The Year Of The Lion

January 3, 2011

Looking back on that “top ten” list I’m seeing now a lot of rap songs, not a lot of transition and almost everybody did some kind of crooked grind pop-over. So be it…

Some other really good ones:
Matt Bennett – “Brainwash”
-I’ve been a fan of his pretty well-established range of tricks so it was nice to see him stretch for this (switch f/s hurricane for instance)

Bryan Herman – “Stay Gold”
-predictable, but would’ve won this site’s heart if his part stopped after the schoolyard

Tyler Bledsoe – “Hallelujiah”
-eight, nine months on and the backside tail flip-out clip still isn’t old

Rory Milanes – “This Time Tomorrow”
-partly for the song

Chewy Cannon – “Make Friends With The Colour Blue”
-felt almost like it would be unfair to stick him toward the top half of this year’s list after last year and the Adidas part, but this dude is a machine. The switch backside smith grind

Greg Myers – “Skateboarding Is Forever”
-I see some of the critiques of this dude’s style but he’s got a lot of super hard tricks and I think is probably overlooked for how vicious some of his flip tricks are

Chad Timtim – “Trio”
-The most aggressive sidewalk-cruising part of this year with a guest appearance by one of the most urban tricks, the switch pop-shove it nosegrind revert. Honorable mention to Levi Brown’s very major b/s 180 over the two poles in this same vid.

Steve Durante/Fred Gall – Seasons/Orchard web clip
-NJ’s bash brothers in what would be my vote for the best shared part

Wes Kremer – “Skateboarding Is Forever”
-As mind-melting as the Torey Pudwill part, but with more wall-rides

Brandon Westgate – “Stay Gold”
-I still have difficulty getting into his styles* but it’s hard to deny all the San Francisco hill-blazing

Feel like Leo Romero returned the SOTY race to where it ought to be, that is, a genuinely hardworking dude that most folks can get behind as elevating the trick and/or gnarliness bar while being fairly representative of skating current and/or enduring themes — in Leo’s case you get a sometimes subtlely dazzling angle on handrail skating, a satisfactory anti-social demeanor and often a cowboy hat or a moustache, which you know, Chris Cole won it twice these past few years, and I don’t remember him getting behind cowboy hats like that. These are the weighty issues I feel are at stake when Thrasher/Phelps appear to be edging dangerously toward giving the one award that matters to some pampered television personality, and in the process totally fucking up my fragile worldview.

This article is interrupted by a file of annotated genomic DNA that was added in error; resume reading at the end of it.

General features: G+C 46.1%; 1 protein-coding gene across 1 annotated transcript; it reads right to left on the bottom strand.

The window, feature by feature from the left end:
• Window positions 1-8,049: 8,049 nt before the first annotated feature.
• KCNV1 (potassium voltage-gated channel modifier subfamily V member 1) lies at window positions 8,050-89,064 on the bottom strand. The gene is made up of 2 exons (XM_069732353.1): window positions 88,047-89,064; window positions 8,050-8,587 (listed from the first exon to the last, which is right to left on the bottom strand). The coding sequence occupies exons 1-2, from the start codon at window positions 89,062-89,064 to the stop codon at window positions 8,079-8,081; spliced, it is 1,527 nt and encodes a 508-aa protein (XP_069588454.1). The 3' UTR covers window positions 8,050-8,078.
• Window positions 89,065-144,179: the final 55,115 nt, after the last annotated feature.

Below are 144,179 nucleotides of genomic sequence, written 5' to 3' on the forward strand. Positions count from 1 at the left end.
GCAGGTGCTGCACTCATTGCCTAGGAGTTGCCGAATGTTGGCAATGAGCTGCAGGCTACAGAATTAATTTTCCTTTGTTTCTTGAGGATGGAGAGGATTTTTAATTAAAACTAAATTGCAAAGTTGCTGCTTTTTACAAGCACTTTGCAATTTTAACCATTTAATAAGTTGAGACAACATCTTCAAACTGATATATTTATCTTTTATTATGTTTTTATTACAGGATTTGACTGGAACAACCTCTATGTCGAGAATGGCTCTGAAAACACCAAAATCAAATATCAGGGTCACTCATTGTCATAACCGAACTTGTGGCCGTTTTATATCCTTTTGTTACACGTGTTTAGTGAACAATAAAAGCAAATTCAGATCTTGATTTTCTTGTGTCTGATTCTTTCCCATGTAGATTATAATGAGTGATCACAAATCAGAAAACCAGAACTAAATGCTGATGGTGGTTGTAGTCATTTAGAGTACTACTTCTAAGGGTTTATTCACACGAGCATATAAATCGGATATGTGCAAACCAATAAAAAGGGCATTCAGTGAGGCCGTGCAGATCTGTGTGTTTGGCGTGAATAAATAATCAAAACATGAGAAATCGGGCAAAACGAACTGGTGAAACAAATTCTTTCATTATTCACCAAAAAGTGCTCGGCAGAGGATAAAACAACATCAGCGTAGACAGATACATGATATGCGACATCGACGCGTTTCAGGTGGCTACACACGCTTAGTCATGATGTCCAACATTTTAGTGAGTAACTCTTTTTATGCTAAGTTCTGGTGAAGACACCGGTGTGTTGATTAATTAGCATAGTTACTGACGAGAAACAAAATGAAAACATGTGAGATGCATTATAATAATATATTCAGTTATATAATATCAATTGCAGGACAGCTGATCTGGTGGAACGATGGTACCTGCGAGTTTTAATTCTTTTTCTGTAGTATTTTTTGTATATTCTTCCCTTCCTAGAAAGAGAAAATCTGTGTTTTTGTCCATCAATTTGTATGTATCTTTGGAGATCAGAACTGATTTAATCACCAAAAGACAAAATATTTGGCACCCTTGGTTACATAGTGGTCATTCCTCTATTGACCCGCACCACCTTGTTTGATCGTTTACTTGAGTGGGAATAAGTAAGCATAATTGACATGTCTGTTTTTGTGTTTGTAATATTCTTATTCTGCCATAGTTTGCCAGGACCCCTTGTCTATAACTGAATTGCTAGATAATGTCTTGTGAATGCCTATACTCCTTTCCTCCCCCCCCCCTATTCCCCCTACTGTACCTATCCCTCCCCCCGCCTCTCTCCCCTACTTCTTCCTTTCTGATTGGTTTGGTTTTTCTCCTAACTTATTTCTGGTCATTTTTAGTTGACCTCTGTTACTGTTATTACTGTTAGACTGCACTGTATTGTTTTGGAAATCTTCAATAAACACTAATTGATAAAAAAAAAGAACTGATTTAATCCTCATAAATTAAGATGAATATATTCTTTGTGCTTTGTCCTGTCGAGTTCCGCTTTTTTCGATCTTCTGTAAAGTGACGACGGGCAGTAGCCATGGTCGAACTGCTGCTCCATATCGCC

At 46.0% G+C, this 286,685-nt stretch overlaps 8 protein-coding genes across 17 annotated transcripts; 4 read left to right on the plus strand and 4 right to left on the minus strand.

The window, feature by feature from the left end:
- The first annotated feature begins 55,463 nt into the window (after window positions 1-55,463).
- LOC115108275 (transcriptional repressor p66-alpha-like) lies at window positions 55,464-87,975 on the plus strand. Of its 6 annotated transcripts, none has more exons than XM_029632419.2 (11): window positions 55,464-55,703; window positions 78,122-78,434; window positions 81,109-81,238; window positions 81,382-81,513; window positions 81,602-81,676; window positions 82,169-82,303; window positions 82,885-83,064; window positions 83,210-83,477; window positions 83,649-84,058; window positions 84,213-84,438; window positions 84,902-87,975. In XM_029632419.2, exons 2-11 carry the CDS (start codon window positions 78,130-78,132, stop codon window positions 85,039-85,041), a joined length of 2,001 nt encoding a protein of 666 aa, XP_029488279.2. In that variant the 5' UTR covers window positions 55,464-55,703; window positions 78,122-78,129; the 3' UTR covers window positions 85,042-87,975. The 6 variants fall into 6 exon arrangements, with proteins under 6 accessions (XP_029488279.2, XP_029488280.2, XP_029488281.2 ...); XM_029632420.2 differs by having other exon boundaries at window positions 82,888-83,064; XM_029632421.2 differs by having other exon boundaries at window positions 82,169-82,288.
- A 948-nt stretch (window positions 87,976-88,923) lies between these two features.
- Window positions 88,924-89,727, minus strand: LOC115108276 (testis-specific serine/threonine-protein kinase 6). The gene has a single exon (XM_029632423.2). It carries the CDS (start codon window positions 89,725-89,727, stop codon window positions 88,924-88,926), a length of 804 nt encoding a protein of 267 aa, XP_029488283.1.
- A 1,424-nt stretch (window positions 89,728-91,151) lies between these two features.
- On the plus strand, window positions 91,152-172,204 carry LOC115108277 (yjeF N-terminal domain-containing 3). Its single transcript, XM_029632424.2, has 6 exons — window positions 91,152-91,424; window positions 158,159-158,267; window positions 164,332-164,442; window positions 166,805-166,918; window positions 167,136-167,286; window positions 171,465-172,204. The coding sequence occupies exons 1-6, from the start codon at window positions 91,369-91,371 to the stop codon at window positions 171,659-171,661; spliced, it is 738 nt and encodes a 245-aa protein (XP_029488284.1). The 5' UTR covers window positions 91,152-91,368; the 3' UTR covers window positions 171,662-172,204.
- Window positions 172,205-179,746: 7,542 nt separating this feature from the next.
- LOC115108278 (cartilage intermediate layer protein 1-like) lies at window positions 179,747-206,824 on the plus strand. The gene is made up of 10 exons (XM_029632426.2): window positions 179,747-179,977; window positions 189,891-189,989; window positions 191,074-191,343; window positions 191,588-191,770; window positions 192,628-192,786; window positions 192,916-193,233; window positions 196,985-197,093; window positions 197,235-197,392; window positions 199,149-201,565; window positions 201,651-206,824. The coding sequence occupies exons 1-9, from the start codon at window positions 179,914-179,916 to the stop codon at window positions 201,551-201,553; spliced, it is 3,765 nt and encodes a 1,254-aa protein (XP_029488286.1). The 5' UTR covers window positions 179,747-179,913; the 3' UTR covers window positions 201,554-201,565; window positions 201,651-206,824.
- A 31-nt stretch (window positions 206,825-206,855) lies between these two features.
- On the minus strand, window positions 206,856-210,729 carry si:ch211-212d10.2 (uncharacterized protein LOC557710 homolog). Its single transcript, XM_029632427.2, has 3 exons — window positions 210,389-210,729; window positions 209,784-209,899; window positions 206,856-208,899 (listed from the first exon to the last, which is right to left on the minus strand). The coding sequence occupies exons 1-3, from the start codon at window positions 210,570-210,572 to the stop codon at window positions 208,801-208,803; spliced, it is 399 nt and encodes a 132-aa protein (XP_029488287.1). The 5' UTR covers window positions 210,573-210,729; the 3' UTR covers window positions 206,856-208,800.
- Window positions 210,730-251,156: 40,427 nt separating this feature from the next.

Wouldn’t even pretend that I’ve seen enough photos to pick out a “best of the year” or anything, but this Yaje Popson SSBSTS had all the elements.

Special mention to all rocket scientist video surgeons at Krooked who managed to not only make the first 3D skate dvd, but to execute it with a minimum of heavy-handed editing and sanctimoniousness that probably would’ve sapped the silly fun out of such a project with a lot of slow-mo if it had fallen to somebody like Ty Evans. On a related note, this blog (also predictably) fell into the camp viewing the annual TWS video project contest as a terrific hose-job for the Etnies effort, so here’s a link to that if you missed it.

*it’s a personal problem, I realize

7. Danny Brady – “Make Friends With The Colour Blue”

December 25, 2010


(14:20)

The Blueprint video never got a proper rundown in this space when it came out last summer — briefly, seemed a gutsy project in a number of ways and not just because Shier/Magee brought the whole taco back from the brink. Starting and closing your first project in five or so years with the longest-serving members of the squad instead of any overt torch-passing was interesting, if only because the Blueprinters have made an effort to broaden beyond the British Isles in various ways these past few years. Jerome Campbell brought a young-Huf sort of street intensity to a lot of those overcast spots, the US dudes for various reasons aren’t my cup of tea, and after many a watch I still have trouble discerning between the two Nordic-named kids; Nick Jensen doing his thing to Portishead was a “why didn’t somebody think of this 5/10 years ago” moment and the whole “120 Minutes”-themed soundtrack I thought worked good even in spite of the TMBG opener, which continues to strike me as a bizarre choice.

While Vaughn Baker and Mikey Wright were missed Danny Brady rebounded fully from his sorta lukewarm Lakai appearance and recaptured a lot of the same type of nonchalant tech skating that made the “Lost & Found” opener so sweet. The Beach Boys reinterpretation bubbles up as Brady gets his Golden State on, deeper into the Pupecki grinds (are we cool with a frontside version) and going full Carroll on that frontside hurricane grind on the block — there is the Reynolds callback in the lovely framing of that fakie frontside flip. What really gets this section over though is when he breaks out all the stalls on the bank-to-high wall toward the end, maybe not fully shutting it down, but making sure his name comes up in italics and bold print if and when so-and-so has an ad doing such-and-such there a few years down the line and this all gets discussed on messageboards. Wish the big 180 over the South-Bank steps was in here, but what are you gonna do.